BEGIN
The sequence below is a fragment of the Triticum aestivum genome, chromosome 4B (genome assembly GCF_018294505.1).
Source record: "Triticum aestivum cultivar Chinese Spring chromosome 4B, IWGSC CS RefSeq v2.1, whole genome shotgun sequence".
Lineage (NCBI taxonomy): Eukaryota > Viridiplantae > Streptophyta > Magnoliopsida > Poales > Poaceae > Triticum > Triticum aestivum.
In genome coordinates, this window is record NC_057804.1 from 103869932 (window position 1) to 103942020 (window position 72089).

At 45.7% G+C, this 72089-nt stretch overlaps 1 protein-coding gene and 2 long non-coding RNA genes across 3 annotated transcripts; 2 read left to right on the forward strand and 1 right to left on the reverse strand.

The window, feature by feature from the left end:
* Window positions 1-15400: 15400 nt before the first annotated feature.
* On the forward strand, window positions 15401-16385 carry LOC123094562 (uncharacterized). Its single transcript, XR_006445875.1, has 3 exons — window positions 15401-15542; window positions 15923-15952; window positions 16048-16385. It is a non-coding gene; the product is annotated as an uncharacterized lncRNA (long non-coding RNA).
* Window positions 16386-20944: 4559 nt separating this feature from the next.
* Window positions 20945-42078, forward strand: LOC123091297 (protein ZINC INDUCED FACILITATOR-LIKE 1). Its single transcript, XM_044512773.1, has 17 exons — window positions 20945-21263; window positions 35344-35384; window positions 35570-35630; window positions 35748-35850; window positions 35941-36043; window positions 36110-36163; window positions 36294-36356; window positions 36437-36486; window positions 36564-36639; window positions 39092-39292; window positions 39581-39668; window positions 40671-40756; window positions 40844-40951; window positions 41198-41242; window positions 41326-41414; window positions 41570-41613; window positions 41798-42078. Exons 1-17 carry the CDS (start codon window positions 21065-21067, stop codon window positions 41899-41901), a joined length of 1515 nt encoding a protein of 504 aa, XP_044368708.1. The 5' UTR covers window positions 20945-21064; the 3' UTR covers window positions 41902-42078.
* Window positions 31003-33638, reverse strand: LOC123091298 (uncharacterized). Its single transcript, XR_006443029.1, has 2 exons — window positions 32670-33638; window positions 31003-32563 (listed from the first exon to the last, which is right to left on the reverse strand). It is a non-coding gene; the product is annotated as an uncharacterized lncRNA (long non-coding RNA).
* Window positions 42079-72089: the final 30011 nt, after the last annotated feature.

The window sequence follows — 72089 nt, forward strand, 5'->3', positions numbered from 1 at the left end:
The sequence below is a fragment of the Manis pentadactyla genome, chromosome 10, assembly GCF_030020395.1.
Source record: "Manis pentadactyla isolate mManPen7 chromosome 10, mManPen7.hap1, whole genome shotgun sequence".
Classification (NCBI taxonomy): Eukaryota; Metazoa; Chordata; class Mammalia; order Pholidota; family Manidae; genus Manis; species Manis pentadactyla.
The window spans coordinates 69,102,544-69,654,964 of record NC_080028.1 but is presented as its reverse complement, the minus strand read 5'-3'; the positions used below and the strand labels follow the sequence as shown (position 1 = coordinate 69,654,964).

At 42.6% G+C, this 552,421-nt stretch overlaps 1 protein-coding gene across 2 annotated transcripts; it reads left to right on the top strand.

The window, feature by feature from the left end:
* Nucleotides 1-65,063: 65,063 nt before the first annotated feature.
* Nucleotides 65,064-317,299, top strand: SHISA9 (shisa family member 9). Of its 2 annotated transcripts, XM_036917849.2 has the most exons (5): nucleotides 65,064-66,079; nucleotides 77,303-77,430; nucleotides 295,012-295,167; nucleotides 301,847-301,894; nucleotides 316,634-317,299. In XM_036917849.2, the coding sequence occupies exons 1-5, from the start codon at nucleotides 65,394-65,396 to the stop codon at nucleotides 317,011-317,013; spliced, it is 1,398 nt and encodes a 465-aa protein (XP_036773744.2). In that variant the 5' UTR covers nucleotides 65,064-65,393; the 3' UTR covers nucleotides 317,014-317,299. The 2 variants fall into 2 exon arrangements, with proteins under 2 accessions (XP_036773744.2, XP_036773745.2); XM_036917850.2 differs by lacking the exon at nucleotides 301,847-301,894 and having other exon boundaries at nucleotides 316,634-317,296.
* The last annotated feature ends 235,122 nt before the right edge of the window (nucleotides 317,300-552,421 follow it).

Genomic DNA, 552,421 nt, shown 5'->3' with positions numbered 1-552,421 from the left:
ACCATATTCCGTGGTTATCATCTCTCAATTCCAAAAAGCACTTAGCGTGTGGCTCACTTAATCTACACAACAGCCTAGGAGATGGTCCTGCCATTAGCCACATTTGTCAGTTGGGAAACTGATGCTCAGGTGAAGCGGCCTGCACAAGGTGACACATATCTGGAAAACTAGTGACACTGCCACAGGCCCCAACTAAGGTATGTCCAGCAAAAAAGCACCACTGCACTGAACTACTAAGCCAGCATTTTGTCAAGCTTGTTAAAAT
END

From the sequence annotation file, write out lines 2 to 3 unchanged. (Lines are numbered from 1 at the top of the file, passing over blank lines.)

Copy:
Source record: "Triticum aestivum cultivar Chinese Spring chromosome 4B, IWGSC CS RefSeq v2.1, whole genome shotgun sequence".
Lineage (NCBI taxonomy): Eukaryota > Viridiplantae > Streptophyta > Magnoliopsida > Poales > Poaceae > Triticum > Triticum aestivum.